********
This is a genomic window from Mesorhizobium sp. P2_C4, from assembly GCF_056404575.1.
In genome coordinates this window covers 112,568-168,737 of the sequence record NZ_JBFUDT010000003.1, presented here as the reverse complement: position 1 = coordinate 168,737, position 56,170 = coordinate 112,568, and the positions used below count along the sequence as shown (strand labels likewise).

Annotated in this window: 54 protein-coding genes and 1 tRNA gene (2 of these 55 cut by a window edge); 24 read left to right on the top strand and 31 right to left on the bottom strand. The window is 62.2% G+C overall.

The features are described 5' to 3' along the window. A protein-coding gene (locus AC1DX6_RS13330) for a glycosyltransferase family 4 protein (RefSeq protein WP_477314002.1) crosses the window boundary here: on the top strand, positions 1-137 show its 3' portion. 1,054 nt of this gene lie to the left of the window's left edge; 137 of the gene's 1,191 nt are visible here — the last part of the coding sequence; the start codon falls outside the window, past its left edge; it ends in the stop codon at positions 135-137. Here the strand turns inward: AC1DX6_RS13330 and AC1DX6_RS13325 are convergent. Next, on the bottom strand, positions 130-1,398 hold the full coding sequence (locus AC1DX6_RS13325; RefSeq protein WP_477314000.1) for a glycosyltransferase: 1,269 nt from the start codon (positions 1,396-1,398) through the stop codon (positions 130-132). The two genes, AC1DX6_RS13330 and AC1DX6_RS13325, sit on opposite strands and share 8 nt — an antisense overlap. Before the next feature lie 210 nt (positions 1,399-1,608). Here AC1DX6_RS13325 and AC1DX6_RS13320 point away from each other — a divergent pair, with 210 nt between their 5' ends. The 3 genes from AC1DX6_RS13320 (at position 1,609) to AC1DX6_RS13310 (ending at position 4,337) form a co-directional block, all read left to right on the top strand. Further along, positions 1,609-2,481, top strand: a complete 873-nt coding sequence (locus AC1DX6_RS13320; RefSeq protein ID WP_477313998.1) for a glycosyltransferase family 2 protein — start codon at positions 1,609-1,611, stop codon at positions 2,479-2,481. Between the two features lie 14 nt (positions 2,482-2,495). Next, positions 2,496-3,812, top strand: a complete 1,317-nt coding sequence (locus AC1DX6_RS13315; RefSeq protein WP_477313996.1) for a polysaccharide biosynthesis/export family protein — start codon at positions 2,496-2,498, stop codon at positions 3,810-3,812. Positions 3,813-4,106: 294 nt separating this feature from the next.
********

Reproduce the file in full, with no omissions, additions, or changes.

This is a genomic window from Mesorhizobium sp. P2_C4, from assembly GCF_056404575.1.
In genome coordinates this window covers 112,568-168,737 of the sequence record NZ_JBFUDT010000003.1, presented here as the reverse complement: position 1 = coordinate 168,737, position 56,170 = coordinate 112,568, and the positions used below count along the sequence as shown (strand labels likewise).

Annotated in this window: 54 protein-coding genes and 1 tRNA gene (2 of these 55 cut by a window edge); 24 read left to right on the top strand and 31 right to left on the bottom strand. The window is 62.2% G+C overall.

The features are described 5' to 3' along the window. A protein-coding gene (locus AC1DX6_RS13330) for a glycosyltransferase family 4 protein (RefSeq protein WP_477314002.1) crosses the window boundary here: on the top strand, positions 1-137 show its 3' portion. 1,054 nt of this gene lie to the left of the window's left edge; 137 of the gene's 1,191 nt are visible here — the last part of the coding sequence; the start codon falls outside the window, past its left edge; it ends in the stop codon at positions 135-137. Here the strand turns inward: AC1DX6_RS13330 and AC1DX6_RS13325 are convergent. Next, on the bottom strand, positions 130-1,398 hold the full coding sequence (locus AC1DX6_RS13325; RefSeq protein WP_477314000.1) for a glycosyltransferase: 1,269 nt from the start codon (positions 1,396-1,398) through the stop codon (positions 130-132). The two genes, AC1DX6_RS13330 and AC1DX6_RS13325, sit on opposite strands and share 8 nt — an antisense overlap. Before the next feature lie 210 nt (positions 1,399-1,608). Here AC1DX6_RS13325 and AC1DX6_RS13320 point away from each other — a divergent pair, with 210 nt between their 5' ends. The 3 genes from AC1DX6_RS13320 (at position 1,609) to AC1DX6_RS13310 (ending at position 4,337) form a co-directional block, all read left to right on the top strand. Further along, positions 1,609-2,481, top strand: a complete 873-nt coding sequence (locus AC1DX6_RS13320; RefSeq protein ID WP_477313998.1) for a glycosyltransferase family 2 protein — start codon at positions 1,609-1,611, stop codon at positions 2,479-2,481. Between the two features lie 14 nt (positions 2,482-2,495). Next, positions 2,496-3,812, top strand: a complete 1,317-nt coding sequence (locus AC1DX6_RS13315; RefSeq protein WP_477313996.1) for a polysaccharide biosynthesis/export family protein — start codon at positions 2,496-2,498, stop codon at positions 3,810-3,812. Positions 3,813-4,106: 294 nt separating this feature from the next.